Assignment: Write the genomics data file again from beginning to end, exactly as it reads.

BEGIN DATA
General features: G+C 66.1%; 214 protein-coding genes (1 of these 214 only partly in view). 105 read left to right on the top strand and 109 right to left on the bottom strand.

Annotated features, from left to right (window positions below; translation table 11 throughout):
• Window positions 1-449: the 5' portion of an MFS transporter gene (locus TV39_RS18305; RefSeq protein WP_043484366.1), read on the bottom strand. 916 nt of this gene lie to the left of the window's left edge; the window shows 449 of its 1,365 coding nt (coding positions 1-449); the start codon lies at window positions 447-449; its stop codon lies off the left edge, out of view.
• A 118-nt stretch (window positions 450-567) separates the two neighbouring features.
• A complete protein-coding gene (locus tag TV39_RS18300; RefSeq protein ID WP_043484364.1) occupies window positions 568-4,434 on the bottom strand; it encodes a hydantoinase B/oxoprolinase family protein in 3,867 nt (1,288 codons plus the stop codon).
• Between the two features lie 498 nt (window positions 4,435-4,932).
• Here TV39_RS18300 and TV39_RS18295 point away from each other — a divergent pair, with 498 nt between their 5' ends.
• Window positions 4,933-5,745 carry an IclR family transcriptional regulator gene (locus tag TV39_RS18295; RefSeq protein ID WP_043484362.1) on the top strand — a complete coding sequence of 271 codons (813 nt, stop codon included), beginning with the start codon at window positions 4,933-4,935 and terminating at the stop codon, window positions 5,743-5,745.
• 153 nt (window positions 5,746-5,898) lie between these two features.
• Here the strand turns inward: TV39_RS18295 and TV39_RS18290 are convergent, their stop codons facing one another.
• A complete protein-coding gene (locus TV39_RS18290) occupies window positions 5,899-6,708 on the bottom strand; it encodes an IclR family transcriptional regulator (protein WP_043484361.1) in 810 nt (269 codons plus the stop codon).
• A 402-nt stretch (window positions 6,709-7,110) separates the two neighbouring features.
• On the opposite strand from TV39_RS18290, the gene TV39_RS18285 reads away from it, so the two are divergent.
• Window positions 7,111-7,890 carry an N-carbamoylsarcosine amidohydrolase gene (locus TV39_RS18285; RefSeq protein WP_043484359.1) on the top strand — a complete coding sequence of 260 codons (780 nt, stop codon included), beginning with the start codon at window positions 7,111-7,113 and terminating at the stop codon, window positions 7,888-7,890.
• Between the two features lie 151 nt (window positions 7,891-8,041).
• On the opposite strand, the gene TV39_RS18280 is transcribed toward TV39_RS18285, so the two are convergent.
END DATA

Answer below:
General features: G+C 66.1%; 214 protein-coding genes (1 of these 214 only partly in view). 105 read left to right on the top strand and 109 right to left on the bottom strand.

Annotated features, from left to right (window positions below; translation table 11 throughout):
• Window positions 1-449: the 5' portion of an MFS transporter gene (locus TV39_RS18305; RefSeq protein WP_043484366.1), read on the bottom strand. 916 nt of this gene lie to the left of the window's left edge; the window shows 449 of its 1,365 coding nt (coding positions 1-449); the start codon lies at window positions 447-449; its stop codon lies off the left edge, out of view.
• A 118-nt stretch (window positions 450-567) separates the two neighbouring features.
• A complete protein-coding gene (locus tag TV39_RS18300; RefSeq protein ID WP_043484364.1) occupies window positions 568-4,434 on the bottom strand; it encodes a hydantoinase B/oxoprolinase family protein in 3,867 nt (1,288 codons plus the stop codon).
• Between the two features lie 498 nt (window positions 4,435-4,932).
• Here TV39_RS18300 and TV39_RS18295 point away from each other — a divergent pair, with 498 nt between their 5' ends.
• Window positions 4,933-5,745 carry an IclR family transcriptional regulator gene (locus tag TV39_RS18295; RefSeq protein ID WP_043484362.1) on the top strand — a complete coding sequence of 271 codons (813 nt, stop codon included), beginning with the start codon at window positions 4,933-4,935 and terminating at the stop codon, window positions 5,743-5,745.
• 153 nt (window positions 5,746-5,898) lie between these two features.
• Here the strand turns inward: TV39_RS18295 and TV39_RS18290 are convergent, their stop codons facing one another.
• A complete protein-coding gene (locus TV39_RS18290) occupies window positions 5,899-6,708 on the bottom strand; it encodes an IclR family transcriptional regulator (protein WP_043484361.1) in 810 nt (269 codons plus the stop codon).
• A 402-nt stretch (window positions 6,709-7,110) separates the two neighbouring features.
• On the opposite strand from TV39_RS18290, the gene TV39_RS18285 reads away from it, so the two are divergent.
• Window positions 7,111-7,890 carry an N-carbamoylsarcosine amidohydrolase gene (locus TV39_RS18285; RefSeq protein WP_043484359.1) on the top strand — a complete coding sequence of 260 codons (780 nt, stop codon included), beginning with the start codon at window positions 7,111-7,113 and terminating at the stop codon, window positions 7,888-7,890.
• Between the two features lie 151 nt (window positions 7,891-8,041).
• On the opposite strand, the gene TV39_RS18280 is transcribed toward TV39_RS18285, so the two are convergent.